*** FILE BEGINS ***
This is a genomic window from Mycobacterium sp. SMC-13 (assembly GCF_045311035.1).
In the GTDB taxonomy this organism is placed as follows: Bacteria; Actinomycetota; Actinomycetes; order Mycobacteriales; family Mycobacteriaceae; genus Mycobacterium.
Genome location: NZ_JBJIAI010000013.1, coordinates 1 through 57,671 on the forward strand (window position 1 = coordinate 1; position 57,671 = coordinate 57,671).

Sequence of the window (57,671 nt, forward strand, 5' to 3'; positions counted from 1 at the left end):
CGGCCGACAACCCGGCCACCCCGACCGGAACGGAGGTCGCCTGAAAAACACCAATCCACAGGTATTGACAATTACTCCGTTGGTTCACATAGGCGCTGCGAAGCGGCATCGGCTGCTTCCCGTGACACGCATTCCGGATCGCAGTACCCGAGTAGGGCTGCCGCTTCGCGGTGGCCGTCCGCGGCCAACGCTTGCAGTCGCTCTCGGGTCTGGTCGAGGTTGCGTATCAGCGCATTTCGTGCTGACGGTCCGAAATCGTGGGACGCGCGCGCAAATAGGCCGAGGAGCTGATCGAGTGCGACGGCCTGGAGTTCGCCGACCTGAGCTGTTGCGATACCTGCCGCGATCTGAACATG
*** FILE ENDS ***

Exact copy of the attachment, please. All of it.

This is a genomic window from Mycobacterium sp. SMC-13 (assembly GCF_045311035.1).
In the GTDB taxonomy this organism is placed as follows: Bacteria; Actinomycetota; Actinomycetes; order Mycobacteriales; family Mycobacteriaceae; genus Mycobacterium.
Genome location: NZ_JBJIAI010000013.1, coordinates 1 through 57,671 on the forward strand (window position 1 = coordinate 1; position 57,671 = coordinate 57,671).

Sequence of the window (57,671 nt, forward strand, 5' to 3'; positions counted from 1 at the left end):
CGGCCGACAACCCGGCCACCCCGACCGGAACGGAGGTCGCCTGAAAAACACCAATCCACAGGTATTGACAATTACTCCGTTGGTTCACATAGGCGCTGCGAAGCGGCATCGGCTGCTTCCCGTGACACGCATTCCGGATCGCAGTACCCGAGTAGGGCTGCCGCTTCGCGGTGGCCGTCCGCGGCCAACGCTTGCAGTCGCTCTCGGGTCTGGTCGAGGTTGCGTATCAGCGCATTTCGTGCTGACGGTCCGAAATCGTGGGACGCGCGCGCAAATAGGCCGAGGAGCTGATCGAGTGCGACGGCCTGGAGTTCGCCGACCTGAGCTGTTGCGATACCTGCCGCGATCTGAACATG